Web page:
Native American female actors: 4 women who are living by example
Following my post from yesterday about male Native American actors/models, I kind of had to write this post…Things have to be equal for everyone right? When I first started looking into Native American women actors or models, I found myself looking at numerous pictures of women in bikinis or very little clothes. I was shocked, and disappointed, as most of the women I saw were not proudly showing their heritage and culture. But then one had to ask, how does one show their heritage? Well, I don’t think that one has to be in full Pow wow regalia to do so but one also has to be somewhat modest (yes not a very popular word in the acting world).
I mean it might just be me, but I think that using your heritage to justify a photoshoot of yourself wearing only a head hand with a feather and bikini bottoms, is not my definition of proudly showing your culture. But again, thinking back of the pictures included in my post about male models, this might be a double standard. However, the men I presented within that post were proudly showing their heritage, in a more respectable manner, even if they were also showing some skin.
That being said, I did find 4 amazing Native American ladies who truly do the native culture justice. They live by example by following the Red Road themselves and being engaged in their community. Let’s see who they are.
Roseanne is a East Prairie Metis woman, originally from Alberta, now living in British Columbia. She certainly is a beauty! All of her life, she has lived the native way, immersing herself in the First Nations culture as a teenager.
She grew up in a large family and was raised by a single father, within the Metis/Cree culture. To know more about the Metis nation, read this post. Roseanne has played numerous roles on the big and small screen, including the title character in Maina, an historical film about the daughter of an Innu leader, held captive. More recently, she began writing screenplays, being accepted into the Aboriginal Filmmaker Fellowship. She is also well known for her role in the APTN (Aboriginal Peoples Television Network) series, Blackstone, now in its fourth season. Blackstone is a series about life on a reserve (Blackstone First Nations), with its beauty and trauma, events some of the actors have gone through themselves. And this brings us to our next female actor…
After reading about Ashley, her past and present life, I have to say that I love this woman! Girl crush 🙂 Such a great role model. And a tall one (she is 6′ tall!). Ashley was born in Enoch, Alberta and is part of the Enoch Cree nation. Her past is loaded with violence, trauma, growing up on a neighboring reserve, the Hobbema First Nations reserve. She survived abuse, including sexual abuse, as well child poverty.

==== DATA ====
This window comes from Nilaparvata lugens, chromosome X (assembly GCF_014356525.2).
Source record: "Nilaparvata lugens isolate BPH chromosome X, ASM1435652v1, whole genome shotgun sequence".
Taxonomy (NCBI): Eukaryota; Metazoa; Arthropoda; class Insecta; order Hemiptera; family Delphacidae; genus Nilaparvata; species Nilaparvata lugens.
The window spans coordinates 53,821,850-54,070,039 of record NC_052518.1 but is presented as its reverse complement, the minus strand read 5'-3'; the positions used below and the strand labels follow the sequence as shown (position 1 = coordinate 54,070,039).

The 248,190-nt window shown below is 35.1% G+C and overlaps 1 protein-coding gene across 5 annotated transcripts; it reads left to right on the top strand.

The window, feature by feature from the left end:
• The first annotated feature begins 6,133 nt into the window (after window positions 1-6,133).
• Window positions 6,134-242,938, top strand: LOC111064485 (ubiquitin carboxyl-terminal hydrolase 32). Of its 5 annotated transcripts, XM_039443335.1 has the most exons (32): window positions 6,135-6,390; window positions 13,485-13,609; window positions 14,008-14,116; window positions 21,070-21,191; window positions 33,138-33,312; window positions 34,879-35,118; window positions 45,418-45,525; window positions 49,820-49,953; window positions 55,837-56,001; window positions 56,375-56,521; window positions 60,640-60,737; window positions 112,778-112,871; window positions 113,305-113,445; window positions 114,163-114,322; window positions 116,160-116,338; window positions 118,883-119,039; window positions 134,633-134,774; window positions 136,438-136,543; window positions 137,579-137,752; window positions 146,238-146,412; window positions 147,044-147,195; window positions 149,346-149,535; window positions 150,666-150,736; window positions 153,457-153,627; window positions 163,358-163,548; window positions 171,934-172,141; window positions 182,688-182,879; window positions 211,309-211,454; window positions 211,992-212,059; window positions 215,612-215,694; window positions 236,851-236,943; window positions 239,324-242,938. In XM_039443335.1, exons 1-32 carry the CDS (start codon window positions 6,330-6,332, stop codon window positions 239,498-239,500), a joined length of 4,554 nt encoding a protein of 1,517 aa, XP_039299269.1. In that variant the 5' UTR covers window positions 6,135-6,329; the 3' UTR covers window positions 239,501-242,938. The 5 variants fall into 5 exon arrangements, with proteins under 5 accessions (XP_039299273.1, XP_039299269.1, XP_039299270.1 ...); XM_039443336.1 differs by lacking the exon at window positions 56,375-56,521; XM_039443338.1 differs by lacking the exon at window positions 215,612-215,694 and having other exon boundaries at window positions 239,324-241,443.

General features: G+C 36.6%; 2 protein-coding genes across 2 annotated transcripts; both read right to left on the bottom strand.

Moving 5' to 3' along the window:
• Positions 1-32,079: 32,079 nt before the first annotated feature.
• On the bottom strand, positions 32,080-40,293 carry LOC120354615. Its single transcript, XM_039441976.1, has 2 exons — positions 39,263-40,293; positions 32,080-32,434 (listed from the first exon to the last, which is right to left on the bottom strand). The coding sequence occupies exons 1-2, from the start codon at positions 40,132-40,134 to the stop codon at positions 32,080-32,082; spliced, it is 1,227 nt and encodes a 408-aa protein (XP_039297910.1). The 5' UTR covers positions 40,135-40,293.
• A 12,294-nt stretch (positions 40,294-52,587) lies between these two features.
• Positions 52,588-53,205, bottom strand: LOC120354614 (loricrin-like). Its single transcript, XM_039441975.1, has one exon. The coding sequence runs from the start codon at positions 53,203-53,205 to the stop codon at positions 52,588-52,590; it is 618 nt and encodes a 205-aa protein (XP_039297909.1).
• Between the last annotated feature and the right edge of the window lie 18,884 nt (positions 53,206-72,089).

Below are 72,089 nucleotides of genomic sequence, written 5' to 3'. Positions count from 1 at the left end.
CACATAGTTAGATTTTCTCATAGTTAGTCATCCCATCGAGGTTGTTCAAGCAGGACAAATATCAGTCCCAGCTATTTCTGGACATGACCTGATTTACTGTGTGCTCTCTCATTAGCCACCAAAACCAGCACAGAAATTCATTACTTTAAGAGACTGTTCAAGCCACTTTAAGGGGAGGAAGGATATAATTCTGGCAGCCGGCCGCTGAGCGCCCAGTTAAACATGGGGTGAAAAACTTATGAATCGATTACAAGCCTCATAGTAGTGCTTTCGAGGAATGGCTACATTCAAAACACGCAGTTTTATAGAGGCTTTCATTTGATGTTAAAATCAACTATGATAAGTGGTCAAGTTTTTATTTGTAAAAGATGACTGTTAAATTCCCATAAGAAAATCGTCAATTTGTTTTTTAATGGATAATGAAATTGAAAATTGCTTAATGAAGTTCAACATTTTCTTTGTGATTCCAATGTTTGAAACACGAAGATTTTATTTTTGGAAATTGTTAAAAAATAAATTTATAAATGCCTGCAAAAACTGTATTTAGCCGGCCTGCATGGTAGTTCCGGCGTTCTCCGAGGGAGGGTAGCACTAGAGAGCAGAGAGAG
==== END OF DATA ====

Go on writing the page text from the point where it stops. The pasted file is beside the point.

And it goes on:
Ashley overcame those dire conditions and actually began modeling, including in Native pageants. She also worked on the APTN series Blackstone, portraying a positive high school student.
Ashley speaks candidly about her own past, how she survived and used her experiences to guide her work. In her own words, what is portrayed in Blackstone is real and raw, it happened to her and it happens every day to real people on a reserve somewhere. The trauma is real, it is not exaggerated. Watch the interview with Ashley below. It is definitively worth it. Beautiful inside and out for sure.
Alex Rice is a Mohawk First Nations from Kahnawake, Quebec. Alex’s family history is a unique and important one. She is a descendant of the Rice family, whose two boys got taken captive as little kids and were later taken to Kahnawake and adopted and raised by Mohawk families. Although born in Kahnawake, Alex spent most of her childhood in Brooklyn, NY, as her father was among a community of Mohawk ironworkers.
Throughout her career, Alex has remained close to and proud of her Mohawk heritage. She is
known for her role as Jane Pete in three movies (opposing the gorgeous Adam Beach, also Canadian). She is also know for her portrayal of Sacajawea in the IMAX movie “Lewis and Clark, great journey west”. She was recognized by both the American Indian Film Institute and the First American awards. She also had a supporting role in the movie The New World, alongside Colin Farrell and Christian Bale (good coworkers to have…) a historical drama depicting the story of Pocahontas (and much more). All and all, a classy and proud woman this Alex!
And this brings us to our last leading lady: Brenda Schad. Brenda is a Cherokee-Choctaw born in Texas. She was however adopted by a military family in her early years and spent her childhood traveling all over the USA. She was approached at age 15 in Japan to become a model. She attended university in Japan, while never forgetting her native heritage. Indeed, she founded the Native American Children’s fund of Oklahoma.
The non profit organization helps provide school supplies and clothes to Native American children. The project also helps high school seniors living in limited income families with expenses related to graduation.
Brenda also took part in one of the largest group of Native Americans petitioning in Washington against further budget cuts to the reservations. An overall active member of the native cause as well as a model. Once again, a strong native woman proud of her heritage (which she did not leave behind after being adopted).
So what do you all think of those 4 fantastic women? Much more than models or actors aren’t they? I just love seeing women (and men) embodying the culture, living on the Red Road and using their past to grow stronger.
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